Whether you’re a follower of the “Good Book” or not, the time-honored classic contains a lot of good advice for everyday life. One example is the phrase found in Ecclesiastes chapter three, verse one which reads, “There is a time for everything, and a season for every activity under the heavens.”
Anyone who finds themselves living in the country for more than a few days will discover this statement to true. In nature, as witnessed by living close to it, there’s a right—or optimal, at least—time for every task or adventure. A time to plant and harvest crops, or to trim trees, to dig ponds, to pick mushrooms, or to go fishing. Likewise, spend any amount of time outdoors and you’ll realize there are seasons of the year or hours of the day when animals are more active than other times.
For instance, spring is the time to watch for wild turkeys. “Why?” you ask. The North American wild turkey mates in early spring. Most of the year turkeys are elusive and tend to hang out with their own sub-groups. Mature males (called gobblers or Toms) tend to hang with other males, while females (known as hens) can often be found keeping with other females and any young. Immature males (called jakes) move in groups with their other immature buddies. But for a few weeks each year—starting in about early April and running through mid-May—both males and females can be heard and seen calling, strutting, and posturing for the attention of the opposite sex. It’s a great time to peer into a world of an animal often all but unseen the rest of the year.
The North American Wild Turkey is a close relative to the species of domestic turkey often seen picking and strutting around rural homesteads. Oftentimes, domestic birds are white and grow quite large. Wild turkeys are usually dark in color, covered in dark brown or black feathers that sometimes have a copper glisten in the sunlight. The coloration works amazingly well at letting the big birds blend almost mystically into their surroundings and slip away undetected. Anyone who spends a lot of time in the woods has likely seen anywhere from one to a half-dozen mature birds seemingly appear out of nowhere as they catch a glimpse of movement and look closer to find a small number of birds spreading out and working their way across a hillside or up an old abandoned roadway. Also, you can be watching those birds and look away for a moment, or blink, and then look back and, if the birds have stopped to pick a bug or seed, they’ll seem to have melted into the backdrop —until they begin to walk again.
Gobblers will usually have a reddish colored neck and head. They’ll also often have red “wattles”, dangling folds of skin that protrude from just beneath the beak and down the front of the upper neck. In honesty, if you envisioned “magnificent” or “majestic”, well, a wild turkey probably wouldn’t come to mind.
Depending on where you live, but especially in the eastern half of the United States, you can spot small to large flocks of wild turkeys picking bugs and seeds in fields and wooded field edges throughout the year. Odds are what you’ll see most often will be hens with their young, or sometimes small flocks of jakes. Human teenagers tend to hang out in groups… and the same holds true for teenager turkeys. A lot of wild animals feed twice a day, just after sunup and just before sunset. That’s when you’re most likely to see these groups of hens or jakes wander out of the woods and into fields.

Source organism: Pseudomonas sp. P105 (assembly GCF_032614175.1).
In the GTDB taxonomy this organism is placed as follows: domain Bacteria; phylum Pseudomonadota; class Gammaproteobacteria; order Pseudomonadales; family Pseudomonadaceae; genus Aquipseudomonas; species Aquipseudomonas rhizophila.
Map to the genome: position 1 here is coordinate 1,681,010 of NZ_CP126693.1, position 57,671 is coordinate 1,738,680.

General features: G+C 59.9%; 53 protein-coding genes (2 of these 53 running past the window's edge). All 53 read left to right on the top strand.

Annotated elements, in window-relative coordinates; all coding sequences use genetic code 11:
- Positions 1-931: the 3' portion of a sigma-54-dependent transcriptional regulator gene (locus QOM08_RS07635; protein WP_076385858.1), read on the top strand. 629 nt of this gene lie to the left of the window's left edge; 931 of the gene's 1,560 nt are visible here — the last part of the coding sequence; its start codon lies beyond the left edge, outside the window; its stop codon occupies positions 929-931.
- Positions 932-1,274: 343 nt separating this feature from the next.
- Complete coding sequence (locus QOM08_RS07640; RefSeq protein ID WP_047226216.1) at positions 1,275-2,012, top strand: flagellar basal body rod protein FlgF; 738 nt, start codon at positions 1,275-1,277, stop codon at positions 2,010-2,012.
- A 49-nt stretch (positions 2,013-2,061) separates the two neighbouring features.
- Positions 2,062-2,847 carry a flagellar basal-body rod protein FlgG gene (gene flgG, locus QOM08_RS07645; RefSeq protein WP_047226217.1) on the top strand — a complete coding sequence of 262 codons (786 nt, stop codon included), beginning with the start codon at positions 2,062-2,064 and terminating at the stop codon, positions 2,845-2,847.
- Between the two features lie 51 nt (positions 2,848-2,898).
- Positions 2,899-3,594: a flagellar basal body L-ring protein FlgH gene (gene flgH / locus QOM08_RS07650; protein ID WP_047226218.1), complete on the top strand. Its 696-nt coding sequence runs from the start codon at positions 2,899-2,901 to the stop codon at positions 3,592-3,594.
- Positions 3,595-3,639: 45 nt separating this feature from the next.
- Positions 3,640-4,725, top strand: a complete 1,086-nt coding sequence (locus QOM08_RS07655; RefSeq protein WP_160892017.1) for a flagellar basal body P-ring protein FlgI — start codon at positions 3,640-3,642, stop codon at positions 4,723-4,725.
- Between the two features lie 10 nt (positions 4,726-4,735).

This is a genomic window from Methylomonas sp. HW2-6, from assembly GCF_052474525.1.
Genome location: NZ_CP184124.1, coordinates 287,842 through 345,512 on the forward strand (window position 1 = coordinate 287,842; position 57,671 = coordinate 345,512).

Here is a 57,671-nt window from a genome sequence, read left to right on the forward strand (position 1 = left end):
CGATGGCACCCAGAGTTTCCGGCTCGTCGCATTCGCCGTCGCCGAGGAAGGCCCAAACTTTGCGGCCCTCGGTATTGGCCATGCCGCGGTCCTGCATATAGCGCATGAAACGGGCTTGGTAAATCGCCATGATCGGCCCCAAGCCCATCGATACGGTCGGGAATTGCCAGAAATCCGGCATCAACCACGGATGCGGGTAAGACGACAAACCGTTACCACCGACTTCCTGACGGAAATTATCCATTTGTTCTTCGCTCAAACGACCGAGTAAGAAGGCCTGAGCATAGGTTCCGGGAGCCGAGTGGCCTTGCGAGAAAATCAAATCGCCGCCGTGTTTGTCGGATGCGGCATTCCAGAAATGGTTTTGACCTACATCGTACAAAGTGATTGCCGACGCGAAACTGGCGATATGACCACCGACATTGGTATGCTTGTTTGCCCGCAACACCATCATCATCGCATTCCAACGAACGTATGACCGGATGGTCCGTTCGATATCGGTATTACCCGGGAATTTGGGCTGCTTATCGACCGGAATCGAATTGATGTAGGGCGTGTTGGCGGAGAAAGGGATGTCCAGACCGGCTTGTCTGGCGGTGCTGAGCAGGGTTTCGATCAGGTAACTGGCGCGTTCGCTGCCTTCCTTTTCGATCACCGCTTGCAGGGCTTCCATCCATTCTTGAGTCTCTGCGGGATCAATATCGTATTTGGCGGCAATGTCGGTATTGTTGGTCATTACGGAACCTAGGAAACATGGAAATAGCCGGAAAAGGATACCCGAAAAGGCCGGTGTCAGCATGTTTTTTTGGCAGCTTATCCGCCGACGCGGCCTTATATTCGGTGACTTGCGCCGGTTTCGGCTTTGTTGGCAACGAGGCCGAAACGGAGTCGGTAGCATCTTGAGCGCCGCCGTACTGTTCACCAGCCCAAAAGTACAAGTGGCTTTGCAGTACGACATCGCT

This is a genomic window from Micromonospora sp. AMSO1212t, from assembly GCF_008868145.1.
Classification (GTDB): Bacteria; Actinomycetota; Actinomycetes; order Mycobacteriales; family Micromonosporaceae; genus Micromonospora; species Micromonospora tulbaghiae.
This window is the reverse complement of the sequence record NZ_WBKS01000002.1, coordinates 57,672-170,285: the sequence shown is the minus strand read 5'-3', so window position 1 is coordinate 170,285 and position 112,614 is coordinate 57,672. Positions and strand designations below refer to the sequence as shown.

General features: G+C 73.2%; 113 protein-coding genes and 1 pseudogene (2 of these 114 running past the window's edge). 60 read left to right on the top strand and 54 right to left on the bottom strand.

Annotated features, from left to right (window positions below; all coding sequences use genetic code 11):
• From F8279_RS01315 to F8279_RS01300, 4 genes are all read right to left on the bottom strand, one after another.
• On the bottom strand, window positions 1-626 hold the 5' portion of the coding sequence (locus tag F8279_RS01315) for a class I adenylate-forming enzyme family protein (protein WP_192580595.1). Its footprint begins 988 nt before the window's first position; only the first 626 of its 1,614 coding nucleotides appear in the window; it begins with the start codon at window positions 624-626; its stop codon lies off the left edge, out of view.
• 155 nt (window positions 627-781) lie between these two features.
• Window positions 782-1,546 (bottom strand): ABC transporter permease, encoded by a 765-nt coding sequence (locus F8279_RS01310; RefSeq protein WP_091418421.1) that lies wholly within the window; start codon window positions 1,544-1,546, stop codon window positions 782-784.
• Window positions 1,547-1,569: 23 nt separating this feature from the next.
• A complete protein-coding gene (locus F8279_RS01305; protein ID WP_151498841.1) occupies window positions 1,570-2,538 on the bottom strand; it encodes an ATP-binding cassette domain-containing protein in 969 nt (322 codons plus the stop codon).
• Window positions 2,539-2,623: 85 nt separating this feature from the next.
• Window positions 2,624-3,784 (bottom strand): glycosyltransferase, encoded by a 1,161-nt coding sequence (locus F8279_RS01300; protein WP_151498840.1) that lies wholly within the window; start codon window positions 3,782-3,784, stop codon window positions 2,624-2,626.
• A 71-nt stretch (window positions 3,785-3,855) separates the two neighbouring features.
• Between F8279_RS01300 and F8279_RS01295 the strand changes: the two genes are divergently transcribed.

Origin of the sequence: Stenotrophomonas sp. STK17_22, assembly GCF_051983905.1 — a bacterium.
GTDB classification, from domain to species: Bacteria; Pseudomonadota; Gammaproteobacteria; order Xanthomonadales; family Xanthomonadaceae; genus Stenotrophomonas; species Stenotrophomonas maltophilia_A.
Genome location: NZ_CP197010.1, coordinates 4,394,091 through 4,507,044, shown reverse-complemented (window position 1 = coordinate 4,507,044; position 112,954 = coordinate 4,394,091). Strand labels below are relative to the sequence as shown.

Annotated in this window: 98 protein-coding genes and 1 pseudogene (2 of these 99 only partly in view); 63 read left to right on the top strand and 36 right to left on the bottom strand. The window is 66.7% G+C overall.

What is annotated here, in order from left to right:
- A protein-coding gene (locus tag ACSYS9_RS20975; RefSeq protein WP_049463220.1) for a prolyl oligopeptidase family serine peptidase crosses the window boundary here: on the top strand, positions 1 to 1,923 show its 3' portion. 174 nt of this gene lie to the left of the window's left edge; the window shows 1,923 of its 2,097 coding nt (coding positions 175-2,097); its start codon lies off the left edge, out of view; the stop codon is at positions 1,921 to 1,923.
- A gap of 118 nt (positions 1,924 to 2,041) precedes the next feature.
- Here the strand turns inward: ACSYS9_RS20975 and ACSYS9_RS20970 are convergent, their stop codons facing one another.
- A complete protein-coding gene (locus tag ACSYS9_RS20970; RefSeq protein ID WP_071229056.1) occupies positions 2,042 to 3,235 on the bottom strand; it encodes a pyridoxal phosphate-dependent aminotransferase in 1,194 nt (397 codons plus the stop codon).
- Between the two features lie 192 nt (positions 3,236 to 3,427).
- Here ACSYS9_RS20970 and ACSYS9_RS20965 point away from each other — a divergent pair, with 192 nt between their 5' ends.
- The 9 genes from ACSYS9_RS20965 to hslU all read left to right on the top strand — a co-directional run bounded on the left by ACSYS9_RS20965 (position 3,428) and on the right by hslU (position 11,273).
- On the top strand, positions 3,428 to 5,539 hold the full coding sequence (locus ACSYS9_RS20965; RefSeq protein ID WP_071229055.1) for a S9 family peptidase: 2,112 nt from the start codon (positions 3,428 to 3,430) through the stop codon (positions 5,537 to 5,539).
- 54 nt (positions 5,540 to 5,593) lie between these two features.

Turkeys usually feed as they meander along, picking and stopping to look around. While they can fly short distances, their best defense is staying alert. Sometimes birds will find an area where the grass is sparse—often a tractor lane around a field edge—and squat down to rest their underside in the dirt and flap their wings, pitching dust up onto their backs. The dusting helps keep down annoying bugs while also providing a cooling effect.
Okay, we’ve established that spring turkeys are unique birds to watch in the first part of the year, but not only are they more visible now, but they’re more vocal as well. Much of the year, you might spot a few birds feeding in a field or sneaking through the woods, but you’ll rarely hear anything from them; that’s not the case in the springtime.
Turkeys have their own language. They gobble and cluck; cutt and purr; putt and cackle; even kee-kee and whine on occasion. While I’m not some kind of turkey whisperer, I know that centuries of observation and decades of dedicated research have revealed a little about what some of those vocalizations mean. With spring turkeys, it’s usually all about love talk. Here’s my best Dr. Joyce Brothers or Dr. Phil interpretation of what’s being said:
First, turkeys roost in trees at night. When sunup comes, they awake and start looking for the first mate of the day. A male will stretch it’s ol’ neck out and give a good hearty gobble. The goal is to let the ladies (the hens) within hearing range know that the man of the woods is awake and ready for some action. Ironically, an eager gobbler can be “triggered” into gobbling by the hoot of an owl, the bark of a dog, the gobbling of another male, or even the slamming of a truck door. Turkey hunters will often use artificial calls, operated by the mouth or a rubber bellows, to help locate roosting gobblers during early morning hours.
Hens will make constant noise as they go about their daily life. Listen close and you can hear them cluck and cackle. Sometimes while feeding they’ll purr, kee-kee, or make a small whining noise. When a male gobbles—which can be heard from a mile or more away—females in the neighborhood will often yelp in reply. This is yet another kind of locator call. As with humans, the males tend to do most of the pursuing of the opposite sex. Willing females will yelp to let the eager man know they’re willing to “hook up”, but it’s up to him to close the gap and seal the deal.